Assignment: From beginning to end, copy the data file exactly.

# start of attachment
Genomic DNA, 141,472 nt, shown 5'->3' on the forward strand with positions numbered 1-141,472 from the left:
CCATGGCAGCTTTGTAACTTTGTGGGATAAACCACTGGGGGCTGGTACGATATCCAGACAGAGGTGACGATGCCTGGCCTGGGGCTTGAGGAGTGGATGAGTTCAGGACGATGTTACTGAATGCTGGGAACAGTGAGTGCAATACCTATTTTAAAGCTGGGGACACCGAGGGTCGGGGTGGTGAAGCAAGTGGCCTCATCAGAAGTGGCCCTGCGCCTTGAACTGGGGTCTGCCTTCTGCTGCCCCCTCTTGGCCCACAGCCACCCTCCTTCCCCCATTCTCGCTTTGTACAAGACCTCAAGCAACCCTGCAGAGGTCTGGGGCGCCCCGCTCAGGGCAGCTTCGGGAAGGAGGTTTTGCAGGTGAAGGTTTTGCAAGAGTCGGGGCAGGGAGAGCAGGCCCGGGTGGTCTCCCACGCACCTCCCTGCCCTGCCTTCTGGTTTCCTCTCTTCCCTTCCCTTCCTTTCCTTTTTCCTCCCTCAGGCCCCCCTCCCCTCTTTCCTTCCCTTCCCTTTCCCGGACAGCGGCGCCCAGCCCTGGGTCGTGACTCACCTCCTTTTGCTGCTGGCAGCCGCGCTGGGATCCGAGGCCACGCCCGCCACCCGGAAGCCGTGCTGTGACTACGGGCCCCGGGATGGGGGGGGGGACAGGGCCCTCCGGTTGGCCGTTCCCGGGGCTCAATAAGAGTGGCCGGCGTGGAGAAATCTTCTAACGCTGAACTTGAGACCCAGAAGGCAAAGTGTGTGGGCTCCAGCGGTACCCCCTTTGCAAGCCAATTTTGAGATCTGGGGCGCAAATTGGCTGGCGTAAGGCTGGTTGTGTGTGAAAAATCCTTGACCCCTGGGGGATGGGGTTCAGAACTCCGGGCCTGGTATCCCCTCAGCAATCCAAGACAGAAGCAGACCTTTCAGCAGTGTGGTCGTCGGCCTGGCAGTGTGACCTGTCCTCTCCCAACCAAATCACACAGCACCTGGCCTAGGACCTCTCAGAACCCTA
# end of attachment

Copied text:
Genomic DNA, 141,472 nt, shown 5'->3' on the forward strand with positions numbered 1-141,472 from the left:
CCATGGCAGCTTTGTAACTTTGTGGGATAAACCACTGGGGGCTGGTACGATATCCAGACAGAGGTGACGATGCCTGGCCTGGGGCTTGAGGAGTGGATGAGTTCAGGACGATGTTACTGAATGCTGGGAACAGTGAGTGCAATACCTATTTTAAAGCTGGGGACACCGAGGGTCGGGGTGGTGAAGCAAGTGGCCTCATCAGAAGTGGCCCTGCGCCTTGAACTGGGGTCTGCCTTCTGCTGCCCCCTCTTGGCCCACAGCCACCCTCCTTCCCCCATTCTCGCTTTGTACAAGACCTCAAGCAACCCTGCAGAGGTCTGGGGCGCCCCGCTCAGGGCAGCTTCGGGAAGGAGGTTTTGCAGGTGAAGGTTTTGCAAGAGTCGGGGCAGGGAGAGCAGGCCCGGGTGGTCTCCCACGCACCTCCCTGCCCTGCCTTCTGGTTTCCTCTCTTCCCTTCCCTTCCTTTCCTTTTTCCTCCCTCAGGCCCCCCTCCCCTCTTTCCTTCCCTTCCCTTTCCCGGACAGCGGCGCCCAGCCCTGGGTCGTGACTCACCTCCTTTTGCTGCTGGCAGCCGCGCTGGGATCCGAGGCCACGCCCGCCACCCGGAAGCCGTGCTGTGACTACGGGCCCCGGGATGGGGGGGGGGACAGGGCCCTCCGGTTGGCCGTTCCCGGGGCTCAATAAGAGTGGCCGGCGTGGAGAAATCTTCTAACGCTGAACTTGAGACCCAGAAGGCAAAGTGTGTGGGCTCCAGCGGTACCCCCTTTGCAAGCCAATTTTGAGATCTGGGGCGCAAATTGGCTGGCGTAAGGCTGGTTGTGTGTGAAAAATCCTTGACCCCTGGGGGATGGGGTTCAGAACTCCGGGCCTGGTATCCCCTCAGCAATCCAAGACAGAAGCAGACCTTTCAGCAGTGTGGTCGTCGGCCTGGCAGTGTGACCTGTCCTCTCCCAACCAAATCACACAGCACCTGGCCTAGGACCTCTCAGAACCCTA